U.S. Supreme Court Reverses Arkansas High Court, OK's Birth Certificates For Same-Sex Parents
In emphatic language, the Supreme Court of the United States Monday reversed the Arkansas Supreme Court’s lopsided decision to deny non-birth parents in a same-sex marriage a place on their child’s birth certificate.
In a per curiam order, not a decision, in Marisa N. Pavan, et al. v. Nathaniel Smith, the six-member majority further staked out the court’s landmark decision in Obergefell v. Hodges (2015) that legalized same-sex marriage nationwide.
“When a married woman gives birth in Arkansas, state law generally requires the name of the mother’s male spouse to appear on the child’s birth certificate — regardless of his biological relationship to the child. According to the court below, however, Arkansas need not extend that rule to similarly situated same-sex couples …. Because that differential treatment infringes Obergefell’s commitment to provide same-sex couples 'the constellation of benefits that the States have linked to marriage,' id., at _ (slip op., at 17), we reverse the state court’s judgment.”
Joining the liberal bloc — Justices Ruth Bader Ginsburg, Stephen Breyer, Sonia Sotomayor and Elena Kagan — in the majority were Chief Justice John Roberts and the court’s “swing vote,” Justice Anthony Kennedy.
Fellow Republican appointees, Justices Clarence Thomas and Samuel Alito, along with President Donald Trump’s pick, Justice Neil Gorsuch, disagreed with the order. In fact, Gorsuch wrote the dissent.
“Summary reversal is usually reserved for cases where ‘the law is settled and stable, the facts are not in dispute, and the decision below is clearly in error.’ (Schweiker v. Hansen, 450 U.S. 785, 791 (1981) (Marshall, J., dissenting). Respectfully, I don’t believe this case meets that standard.”
In other words, perhaps the matter should have gotten its due day in court.
He also said, almost as a secondary consideration, that the Arkansas Supreme Court is right in its opinion to wish to treat a birth certificate as proof of genetic lineage, a biological record, and such birth certificates to same-sex couples would not do that, though neither do existing certificates issued by the Arkansas Department of Health to straight couples when the putative father is not the biological one.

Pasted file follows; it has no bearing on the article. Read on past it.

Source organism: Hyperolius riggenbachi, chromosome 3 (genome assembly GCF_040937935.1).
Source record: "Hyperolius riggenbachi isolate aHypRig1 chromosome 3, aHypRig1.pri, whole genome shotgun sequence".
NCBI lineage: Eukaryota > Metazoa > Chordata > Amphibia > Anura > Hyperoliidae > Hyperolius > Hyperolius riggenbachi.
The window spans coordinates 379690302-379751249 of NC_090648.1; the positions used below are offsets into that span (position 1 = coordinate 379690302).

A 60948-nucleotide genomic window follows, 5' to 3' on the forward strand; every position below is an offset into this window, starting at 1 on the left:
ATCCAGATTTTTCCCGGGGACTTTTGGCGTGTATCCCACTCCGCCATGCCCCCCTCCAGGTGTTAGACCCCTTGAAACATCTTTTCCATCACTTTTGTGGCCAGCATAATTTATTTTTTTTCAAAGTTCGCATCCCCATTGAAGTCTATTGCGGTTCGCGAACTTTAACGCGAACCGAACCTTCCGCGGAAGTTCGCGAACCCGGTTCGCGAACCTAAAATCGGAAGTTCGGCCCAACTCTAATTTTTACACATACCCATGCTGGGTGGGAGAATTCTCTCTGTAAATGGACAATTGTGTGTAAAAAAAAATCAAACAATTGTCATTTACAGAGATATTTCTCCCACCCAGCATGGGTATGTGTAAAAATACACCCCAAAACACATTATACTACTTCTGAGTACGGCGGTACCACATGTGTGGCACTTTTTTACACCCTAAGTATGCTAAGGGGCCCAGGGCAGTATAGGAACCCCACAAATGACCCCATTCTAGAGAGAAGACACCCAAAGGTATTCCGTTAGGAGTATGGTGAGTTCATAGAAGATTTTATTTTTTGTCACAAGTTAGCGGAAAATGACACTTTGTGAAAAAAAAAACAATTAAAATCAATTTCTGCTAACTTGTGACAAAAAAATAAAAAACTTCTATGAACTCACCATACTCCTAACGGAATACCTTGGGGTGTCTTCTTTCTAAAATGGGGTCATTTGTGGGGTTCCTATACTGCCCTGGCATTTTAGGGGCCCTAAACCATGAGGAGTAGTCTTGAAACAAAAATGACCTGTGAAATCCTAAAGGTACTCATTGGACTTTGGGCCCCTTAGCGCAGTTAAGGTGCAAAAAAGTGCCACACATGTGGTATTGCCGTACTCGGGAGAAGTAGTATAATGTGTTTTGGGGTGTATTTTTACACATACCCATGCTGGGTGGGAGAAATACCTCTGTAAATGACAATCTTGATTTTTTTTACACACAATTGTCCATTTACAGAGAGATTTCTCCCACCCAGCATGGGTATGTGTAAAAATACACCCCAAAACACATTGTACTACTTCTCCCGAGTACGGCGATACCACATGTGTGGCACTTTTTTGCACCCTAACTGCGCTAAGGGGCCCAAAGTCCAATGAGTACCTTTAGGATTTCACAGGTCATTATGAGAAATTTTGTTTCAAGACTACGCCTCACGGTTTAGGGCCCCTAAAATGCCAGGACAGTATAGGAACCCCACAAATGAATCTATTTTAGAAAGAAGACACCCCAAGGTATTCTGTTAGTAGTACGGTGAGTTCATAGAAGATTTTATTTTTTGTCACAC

The difference of opinion between the federal bench’s order resting the case, and the state Supreme Court’s earlier one supporting the traditional practice, is stark. Little Rock couples Marisa and Terrah Pavan and Jana and Leigh Jacobs petitioned the U.S. Supreme Court after the Arkansas Supreme Court’s decision late last year.
The Arkansas Supreme Court’s majority ruled that “it does not violate equal protection to acknowledge basic biological truths.”
Only two Arkansas justices appeared to believe then that the practice of denying same-sex couples’ wish that both be named on their child’s birth certificate was wrong, and now Chief Justice Howard Brill and Justice Paul Danielson are gone. (Brill was a temporary appointment; Danielson retired.)
Washington lawyer Douglas Hallward-Driemeier was involved in Obergefell, and he was the council of record for the Arkansas couples' petition.
“A summary reversal is really only appropriate in cases where the outcome is already crystal clear based on what the [U.S.] Supreme Court has decided in earlier cases. And, in fact, we were hoping that’s what the court would do in this case because we felt very strongly that Obergefill v. Hodges two years ago … already answered this question,” Hallward-Driemeier says.
In fact, “a number of the couples who were plaintiffs in the Obergefell case were couples whose claims related to birth certificates, as well as death certificates. And so, the court had already looked at that issue, and in the decision in Obergefell, they didn’t just talk about the right to a marriage license. It was the right to equal access to all of the rights and responsibilities and benefits of marital status.”
In March, state Sen. Joyce Elliott (D-Little Rock) introduced a bill that would have corrected the practice. Specifically, the proposed measure would have changed the presumption of parentage under the state's artificial insemination and surrogacy laws. It failed to get enough votes in the Senate Judiciary Committee.